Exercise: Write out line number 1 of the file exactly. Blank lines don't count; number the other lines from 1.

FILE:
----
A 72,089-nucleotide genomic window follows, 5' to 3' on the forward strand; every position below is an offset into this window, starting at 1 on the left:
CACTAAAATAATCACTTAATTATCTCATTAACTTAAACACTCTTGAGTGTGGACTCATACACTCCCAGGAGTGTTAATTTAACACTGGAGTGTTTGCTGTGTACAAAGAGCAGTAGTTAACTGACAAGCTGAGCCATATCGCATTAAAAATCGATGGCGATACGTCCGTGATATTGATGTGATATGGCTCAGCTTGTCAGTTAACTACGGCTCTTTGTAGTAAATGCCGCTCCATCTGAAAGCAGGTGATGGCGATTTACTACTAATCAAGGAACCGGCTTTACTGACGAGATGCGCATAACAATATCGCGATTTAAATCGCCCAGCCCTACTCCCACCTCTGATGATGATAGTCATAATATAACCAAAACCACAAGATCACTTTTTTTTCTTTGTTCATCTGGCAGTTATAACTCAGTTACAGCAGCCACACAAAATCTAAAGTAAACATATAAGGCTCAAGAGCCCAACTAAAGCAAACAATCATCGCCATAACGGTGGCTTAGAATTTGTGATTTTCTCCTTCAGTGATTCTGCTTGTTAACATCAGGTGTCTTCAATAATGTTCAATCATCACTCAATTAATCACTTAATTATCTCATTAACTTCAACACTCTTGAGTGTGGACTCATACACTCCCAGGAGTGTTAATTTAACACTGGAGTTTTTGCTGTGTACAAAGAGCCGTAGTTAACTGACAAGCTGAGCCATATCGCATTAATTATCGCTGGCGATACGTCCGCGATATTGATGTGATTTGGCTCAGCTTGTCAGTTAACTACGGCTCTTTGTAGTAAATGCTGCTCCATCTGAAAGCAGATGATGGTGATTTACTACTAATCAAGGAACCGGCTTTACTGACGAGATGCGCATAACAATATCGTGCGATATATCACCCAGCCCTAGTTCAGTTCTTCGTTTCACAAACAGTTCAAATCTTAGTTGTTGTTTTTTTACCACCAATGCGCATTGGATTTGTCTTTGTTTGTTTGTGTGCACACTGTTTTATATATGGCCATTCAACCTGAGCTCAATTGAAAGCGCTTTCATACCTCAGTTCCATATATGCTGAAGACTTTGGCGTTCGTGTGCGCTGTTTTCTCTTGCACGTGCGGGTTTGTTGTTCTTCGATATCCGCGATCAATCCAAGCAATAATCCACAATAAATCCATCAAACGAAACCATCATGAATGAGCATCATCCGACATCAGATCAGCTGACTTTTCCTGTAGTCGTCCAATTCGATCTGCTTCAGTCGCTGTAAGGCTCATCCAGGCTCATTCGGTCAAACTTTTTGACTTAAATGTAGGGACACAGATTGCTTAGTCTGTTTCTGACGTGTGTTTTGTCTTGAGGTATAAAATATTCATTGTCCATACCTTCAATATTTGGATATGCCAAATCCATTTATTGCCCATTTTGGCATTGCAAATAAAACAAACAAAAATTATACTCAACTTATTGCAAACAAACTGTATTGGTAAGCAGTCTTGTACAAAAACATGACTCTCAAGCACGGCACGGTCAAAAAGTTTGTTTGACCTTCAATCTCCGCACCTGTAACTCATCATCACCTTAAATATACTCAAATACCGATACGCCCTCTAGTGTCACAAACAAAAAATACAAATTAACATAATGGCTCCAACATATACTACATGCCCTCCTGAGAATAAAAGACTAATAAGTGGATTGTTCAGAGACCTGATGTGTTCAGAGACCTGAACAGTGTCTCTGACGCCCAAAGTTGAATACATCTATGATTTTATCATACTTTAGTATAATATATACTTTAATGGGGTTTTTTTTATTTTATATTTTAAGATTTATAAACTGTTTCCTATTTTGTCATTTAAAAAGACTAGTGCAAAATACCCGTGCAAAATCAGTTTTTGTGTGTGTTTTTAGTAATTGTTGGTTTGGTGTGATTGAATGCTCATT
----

A 72,089-nucleotide genomic window follows, 5' to 3' on the forward strand; every position below is an offset into this window, starting at 1 on the left: